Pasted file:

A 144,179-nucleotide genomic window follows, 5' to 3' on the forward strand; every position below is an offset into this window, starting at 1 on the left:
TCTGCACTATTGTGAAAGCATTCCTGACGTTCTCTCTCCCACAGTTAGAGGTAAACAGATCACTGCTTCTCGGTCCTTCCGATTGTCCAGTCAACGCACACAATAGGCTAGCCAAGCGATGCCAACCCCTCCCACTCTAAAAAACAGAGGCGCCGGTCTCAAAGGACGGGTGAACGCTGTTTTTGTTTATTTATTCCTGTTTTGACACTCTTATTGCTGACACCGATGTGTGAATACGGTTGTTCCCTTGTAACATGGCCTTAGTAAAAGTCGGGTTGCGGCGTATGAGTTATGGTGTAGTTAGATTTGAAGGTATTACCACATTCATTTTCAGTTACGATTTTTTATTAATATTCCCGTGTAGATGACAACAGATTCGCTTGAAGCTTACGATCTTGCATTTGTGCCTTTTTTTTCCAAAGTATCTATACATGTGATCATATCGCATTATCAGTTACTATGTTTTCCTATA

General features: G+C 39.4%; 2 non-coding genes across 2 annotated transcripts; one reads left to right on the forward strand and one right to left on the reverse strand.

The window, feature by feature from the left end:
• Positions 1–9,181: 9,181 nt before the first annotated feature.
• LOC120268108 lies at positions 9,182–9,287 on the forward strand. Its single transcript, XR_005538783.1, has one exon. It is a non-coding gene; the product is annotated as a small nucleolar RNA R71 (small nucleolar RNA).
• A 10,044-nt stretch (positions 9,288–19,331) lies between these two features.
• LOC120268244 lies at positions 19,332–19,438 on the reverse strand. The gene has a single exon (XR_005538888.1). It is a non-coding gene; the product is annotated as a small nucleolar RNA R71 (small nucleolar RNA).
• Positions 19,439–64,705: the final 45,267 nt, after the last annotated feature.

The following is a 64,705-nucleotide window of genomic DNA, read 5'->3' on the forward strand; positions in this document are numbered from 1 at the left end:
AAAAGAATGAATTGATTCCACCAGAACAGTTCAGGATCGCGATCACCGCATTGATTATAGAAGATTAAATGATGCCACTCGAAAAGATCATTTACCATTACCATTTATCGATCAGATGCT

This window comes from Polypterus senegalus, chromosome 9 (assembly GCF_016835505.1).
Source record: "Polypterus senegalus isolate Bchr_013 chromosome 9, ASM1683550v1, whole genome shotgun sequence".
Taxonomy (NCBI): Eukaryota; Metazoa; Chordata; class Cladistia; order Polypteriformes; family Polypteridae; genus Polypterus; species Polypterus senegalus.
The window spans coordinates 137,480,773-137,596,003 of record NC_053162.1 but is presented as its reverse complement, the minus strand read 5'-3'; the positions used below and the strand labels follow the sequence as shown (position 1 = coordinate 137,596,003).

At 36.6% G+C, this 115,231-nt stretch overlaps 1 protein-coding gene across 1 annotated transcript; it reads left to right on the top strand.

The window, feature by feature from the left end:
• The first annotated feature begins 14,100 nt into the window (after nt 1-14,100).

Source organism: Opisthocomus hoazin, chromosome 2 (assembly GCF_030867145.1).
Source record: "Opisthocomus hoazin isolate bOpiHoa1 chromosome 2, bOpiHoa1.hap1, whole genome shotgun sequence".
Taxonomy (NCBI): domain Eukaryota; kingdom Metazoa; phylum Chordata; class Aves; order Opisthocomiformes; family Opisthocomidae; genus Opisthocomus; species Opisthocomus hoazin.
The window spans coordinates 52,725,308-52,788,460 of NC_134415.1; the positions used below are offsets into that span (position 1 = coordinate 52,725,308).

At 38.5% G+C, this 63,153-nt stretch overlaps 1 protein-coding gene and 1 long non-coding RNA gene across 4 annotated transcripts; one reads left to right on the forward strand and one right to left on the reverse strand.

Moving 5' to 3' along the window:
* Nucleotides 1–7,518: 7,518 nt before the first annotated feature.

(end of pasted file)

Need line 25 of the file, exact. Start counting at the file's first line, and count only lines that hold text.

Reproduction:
* Nucleotides 1–7,518: 7,518 nt before the first annotated feature.